AFP
GMA News Online
News
»
Regions

An hour before start of their Xmas truce, NPA rebels burn taxis in Panabo City 

December 24, 2013 3:34pm

Suspected communist insurgents in Mindanao torched three taxis barely an hour before their Christmas truce took effect, police said Tuesday.
 
New People's Army (NPA) guerrillas burned the three cabs of Holiday Taxi company in the city of Panabo in Davao del Norte late Monday, about an hour before midnight when their truce started, said regional police spokesman Chief Inspector Jed Clamor.
 
"This was planned. They hired the three taxis in different areas, had them go to Panabo and then they pointed guns at the drivers and commandeered the taxis before burning them," he said.
 
Clamor said the 10 gunmen identified themselves to the drivers as members of the NPA.
 
Police suspect the incident was part of an extortion attempt against the taxi company.
 
The NPA, which is active in the hinterlands of the Philippine archipelago, has long resorted to extorting money from rural businesses to raise funds.
 
The Communist Party of the Philippines, which controls the 4,000-strong NPA, had earlier declared a 72-hour Christmas truce from December 24 until 11:59 p.m. of Dec. 26 as well as another 72-hour ceasefire from New Year's Eve until 11:59 p.m. of Jan. 2.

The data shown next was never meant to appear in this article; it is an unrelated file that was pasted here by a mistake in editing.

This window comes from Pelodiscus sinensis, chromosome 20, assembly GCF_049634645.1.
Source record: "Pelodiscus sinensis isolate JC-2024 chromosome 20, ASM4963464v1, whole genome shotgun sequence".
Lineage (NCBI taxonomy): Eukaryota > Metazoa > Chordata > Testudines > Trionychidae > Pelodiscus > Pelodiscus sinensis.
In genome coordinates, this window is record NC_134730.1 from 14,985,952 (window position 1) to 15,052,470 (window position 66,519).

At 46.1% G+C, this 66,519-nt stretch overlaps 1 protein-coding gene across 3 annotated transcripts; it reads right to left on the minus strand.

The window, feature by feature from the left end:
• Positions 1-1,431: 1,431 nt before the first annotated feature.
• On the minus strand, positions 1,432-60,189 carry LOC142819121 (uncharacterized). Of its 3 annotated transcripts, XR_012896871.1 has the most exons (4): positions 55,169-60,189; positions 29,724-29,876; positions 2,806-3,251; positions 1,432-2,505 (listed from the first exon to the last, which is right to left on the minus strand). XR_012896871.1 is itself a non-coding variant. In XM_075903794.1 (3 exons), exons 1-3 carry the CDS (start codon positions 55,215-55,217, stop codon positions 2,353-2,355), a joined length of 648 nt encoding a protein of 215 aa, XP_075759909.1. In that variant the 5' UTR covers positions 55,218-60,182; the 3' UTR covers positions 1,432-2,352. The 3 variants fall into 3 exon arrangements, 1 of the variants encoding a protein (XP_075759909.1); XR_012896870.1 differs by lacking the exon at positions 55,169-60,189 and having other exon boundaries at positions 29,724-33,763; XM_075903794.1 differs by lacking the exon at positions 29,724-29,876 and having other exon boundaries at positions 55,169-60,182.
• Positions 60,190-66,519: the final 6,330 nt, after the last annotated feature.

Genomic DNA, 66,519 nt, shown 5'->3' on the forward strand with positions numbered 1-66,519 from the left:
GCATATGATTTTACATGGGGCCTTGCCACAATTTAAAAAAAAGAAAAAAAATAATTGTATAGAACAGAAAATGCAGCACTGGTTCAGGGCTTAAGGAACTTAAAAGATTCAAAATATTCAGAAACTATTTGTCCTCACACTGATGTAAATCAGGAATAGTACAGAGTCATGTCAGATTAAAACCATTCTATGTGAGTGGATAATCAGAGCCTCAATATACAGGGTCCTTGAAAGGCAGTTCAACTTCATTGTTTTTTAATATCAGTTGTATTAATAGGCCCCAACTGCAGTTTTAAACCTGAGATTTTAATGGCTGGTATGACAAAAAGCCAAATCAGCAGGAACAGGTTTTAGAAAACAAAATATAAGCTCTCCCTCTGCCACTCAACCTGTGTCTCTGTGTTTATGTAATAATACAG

President Benigno Aquino III had declared his own unilateral truce with the NPA from December 21 to January 15.
 
In a statement issued on Tuesday, the government peace negotiating panel called on the communists "to be faithful to the spirit and letter of the ceasefire that they have declared and to respect the prolonged ceasefire declared by our government."
 
The government has repeatedly called ceasefires with the communist rebels over the Christmas season, one of the most celebrated events in the Philippines.
 
Aquino had been aiming to end the leftist rebellion before he leaves office in 2016, but the government said in April that peace talks had collapsed.
 
The fighting has claimed 30,000 lives since 1969 according to the government tally. — Agence France-Presse
Go to comments




We welcome healthy discussions and friendly debate! Please click Flag to alert us of a comment that may be abusive or threatening. Read our full comment policy here.
Comments Powered by Disqus